Tuesday, July 29, 2008


Oletum is built like most Batswana teenagers: tall and lanky. What strikes you about him immediately are two enormous black eyes framed by thick, curly lashes. He looks young for 15 but speaks proficient English through a voice crackling with puberty. He is my neighbor.

In Botswana it is acceptable to stop by for a visit without calling ahead. This is actually a sign of genuine friendship and so, if someone “checks” you, you should be quite flattered. The downside is that being “checked” also puts you at a risk of being caught in your sweat pants, with your hair in a knot, washing your socks in a bucket. Irrelevant in Botswana. You drop the socks and heat up the kettle for tea.

The first time Oletum checks me he asks for help with his English homework. I’ve been missing my ESL tutorees back in Boston so I quickly agree and send him off to retrieve the novel he’s been assigned. Oletum returns 6 hours later and says his parents had made him go to The Lands to work for the day. It’s late now and he’s sorry but maybe I can help him in school tomorrow.

The second time Oletum checks me he asks for video games. I’m not sure why he assumes that I have video games but, oddly enough, Kris has just sent me a package with the video game in it. I tell him that the package should arrive in a week or so.

This second check happens on a Monday.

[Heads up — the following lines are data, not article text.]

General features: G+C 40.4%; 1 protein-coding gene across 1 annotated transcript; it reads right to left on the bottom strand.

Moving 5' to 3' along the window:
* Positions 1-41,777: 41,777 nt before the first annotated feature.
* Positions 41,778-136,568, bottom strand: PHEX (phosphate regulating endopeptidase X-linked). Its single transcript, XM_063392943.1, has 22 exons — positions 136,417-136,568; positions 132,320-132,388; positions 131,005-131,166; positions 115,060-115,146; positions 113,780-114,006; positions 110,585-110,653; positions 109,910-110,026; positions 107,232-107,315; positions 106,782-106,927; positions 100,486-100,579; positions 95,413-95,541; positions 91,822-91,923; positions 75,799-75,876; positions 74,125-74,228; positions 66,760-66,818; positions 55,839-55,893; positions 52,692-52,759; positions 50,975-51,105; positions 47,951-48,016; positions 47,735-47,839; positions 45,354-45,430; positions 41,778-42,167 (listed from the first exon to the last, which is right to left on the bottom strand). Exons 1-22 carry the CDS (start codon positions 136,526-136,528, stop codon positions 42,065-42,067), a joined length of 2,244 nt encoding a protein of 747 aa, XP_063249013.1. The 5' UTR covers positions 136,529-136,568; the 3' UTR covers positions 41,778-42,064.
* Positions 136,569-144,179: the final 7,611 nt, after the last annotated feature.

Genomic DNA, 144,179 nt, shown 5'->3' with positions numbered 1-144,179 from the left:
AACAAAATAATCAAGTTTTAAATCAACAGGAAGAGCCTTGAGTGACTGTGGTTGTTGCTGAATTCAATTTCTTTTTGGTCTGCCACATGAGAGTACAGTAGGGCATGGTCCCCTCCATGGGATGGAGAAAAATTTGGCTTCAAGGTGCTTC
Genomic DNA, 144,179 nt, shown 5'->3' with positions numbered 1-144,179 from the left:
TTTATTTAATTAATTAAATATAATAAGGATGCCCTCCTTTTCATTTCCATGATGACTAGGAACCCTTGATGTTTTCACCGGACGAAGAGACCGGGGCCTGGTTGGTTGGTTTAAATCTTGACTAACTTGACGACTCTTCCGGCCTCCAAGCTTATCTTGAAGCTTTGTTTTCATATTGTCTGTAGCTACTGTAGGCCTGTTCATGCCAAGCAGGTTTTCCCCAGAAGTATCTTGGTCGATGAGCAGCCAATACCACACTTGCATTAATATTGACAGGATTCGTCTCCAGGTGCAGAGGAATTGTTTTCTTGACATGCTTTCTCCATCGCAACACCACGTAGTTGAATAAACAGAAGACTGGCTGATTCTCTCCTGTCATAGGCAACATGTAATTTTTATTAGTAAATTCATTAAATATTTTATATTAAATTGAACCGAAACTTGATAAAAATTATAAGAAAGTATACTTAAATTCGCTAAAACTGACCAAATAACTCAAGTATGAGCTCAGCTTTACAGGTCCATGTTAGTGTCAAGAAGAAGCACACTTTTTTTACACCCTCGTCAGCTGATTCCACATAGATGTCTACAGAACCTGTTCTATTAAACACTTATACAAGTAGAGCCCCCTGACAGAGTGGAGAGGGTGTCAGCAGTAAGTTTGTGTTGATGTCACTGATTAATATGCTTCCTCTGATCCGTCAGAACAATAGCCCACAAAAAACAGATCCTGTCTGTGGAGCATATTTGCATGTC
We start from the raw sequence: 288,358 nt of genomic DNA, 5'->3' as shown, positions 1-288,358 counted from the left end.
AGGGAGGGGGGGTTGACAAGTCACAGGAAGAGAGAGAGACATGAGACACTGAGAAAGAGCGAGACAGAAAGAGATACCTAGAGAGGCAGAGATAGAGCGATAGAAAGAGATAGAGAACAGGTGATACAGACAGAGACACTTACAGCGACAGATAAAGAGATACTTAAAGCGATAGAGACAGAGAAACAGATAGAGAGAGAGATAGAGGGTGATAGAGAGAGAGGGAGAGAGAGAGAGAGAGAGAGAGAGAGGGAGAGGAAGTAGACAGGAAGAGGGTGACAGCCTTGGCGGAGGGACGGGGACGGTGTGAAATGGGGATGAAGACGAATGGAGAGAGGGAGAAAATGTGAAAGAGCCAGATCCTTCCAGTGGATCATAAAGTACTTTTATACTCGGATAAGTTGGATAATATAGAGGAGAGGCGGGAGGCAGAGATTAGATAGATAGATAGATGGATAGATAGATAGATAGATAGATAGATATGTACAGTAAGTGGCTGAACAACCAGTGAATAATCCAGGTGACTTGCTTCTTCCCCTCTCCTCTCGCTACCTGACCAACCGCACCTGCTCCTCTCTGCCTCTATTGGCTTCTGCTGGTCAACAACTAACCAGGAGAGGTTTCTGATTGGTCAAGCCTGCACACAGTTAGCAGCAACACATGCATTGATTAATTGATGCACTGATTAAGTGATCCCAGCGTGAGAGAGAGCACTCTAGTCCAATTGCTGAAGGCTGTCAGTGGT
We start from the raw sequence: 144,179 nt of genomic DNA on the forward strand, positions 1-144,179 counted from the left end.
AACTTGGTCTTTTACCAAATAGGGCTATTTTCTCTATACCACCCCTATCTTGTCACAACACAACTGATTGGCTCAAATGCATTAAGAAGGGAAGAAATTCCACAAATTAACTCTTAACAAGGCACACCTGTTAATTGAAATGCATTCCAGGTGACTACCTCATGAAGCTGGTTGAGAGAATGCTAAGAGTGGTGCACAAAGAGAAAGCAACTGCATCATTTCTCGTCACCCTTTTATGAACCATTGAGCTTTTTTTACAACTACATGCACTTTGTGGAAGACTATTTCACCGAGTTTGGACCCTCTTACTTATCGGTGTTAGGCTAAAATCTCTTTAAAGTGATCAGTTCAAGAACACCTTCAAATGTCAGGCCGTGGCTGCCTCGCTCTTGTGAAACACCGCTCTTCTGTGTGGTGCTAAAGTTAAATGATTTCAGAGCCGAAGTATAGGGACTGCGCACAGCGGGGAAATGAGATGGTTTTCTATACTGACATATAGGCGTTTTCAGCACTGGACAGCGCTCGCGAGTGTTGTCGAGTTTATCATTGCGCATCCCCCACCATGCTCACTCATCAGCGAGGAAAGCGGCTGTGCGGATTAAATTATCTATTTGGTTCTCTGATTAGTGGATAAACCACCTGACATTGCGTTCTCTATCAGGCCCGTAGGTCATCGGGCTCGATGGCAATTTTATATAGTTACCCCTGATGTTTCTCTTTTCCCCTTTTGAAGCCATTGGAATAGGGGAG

Oletum checks me again on Wednesday, Friday and Sunday. Each time asking for the game. The following Sunday the game finally arrives and Oletum is elated. He runs off to play it on the school computers.

Ten hours later Oletum returns looking exhausted. It’s after dark and he should not be out (all Mostawan are locked in their houses by 7:00 every night. “Avoiding thugs” they say). I collect the game from him and wish him good-night.

Oletum shifts back and forth on his feet and does not begin to leave my porch. There is something heavy in his eyes and I ask him how he’s feeling.

He does not hesitate.


His eyes drop and the shifting accelerates into a nervous sway.

“Havent you eaten today?”

“No.” he says to the floor. “No. Not all day Ms. Charles and then my parents gave my dinner away.” There is a twinge of anger in his voice that breaks me.

“Gave it away? Who would they give it to?”

“We had visitors. They needed to be fed.”

My weeks in Botswana seem to have themes. This week’s theme was Child Hunger. The morning after this visit from Oletum (which culminated with bulky sandwiches, of course) I’m helping a few girls in the computer lab. Somehow we start talking about public punishment.

Have you ever seen a child punished publically?

Oh yes. At the kgotla.

How was he punished?

Beat. With a stick.

Who punished him?

The parents first and then the land owners.

Land owners?

Yes, he had stolen food from the Lands.

When did that happen?


Did that happen recently?

Nervous laughter.

How many times has this happened?

Many times, Ms. Charles. Many times.

No comments: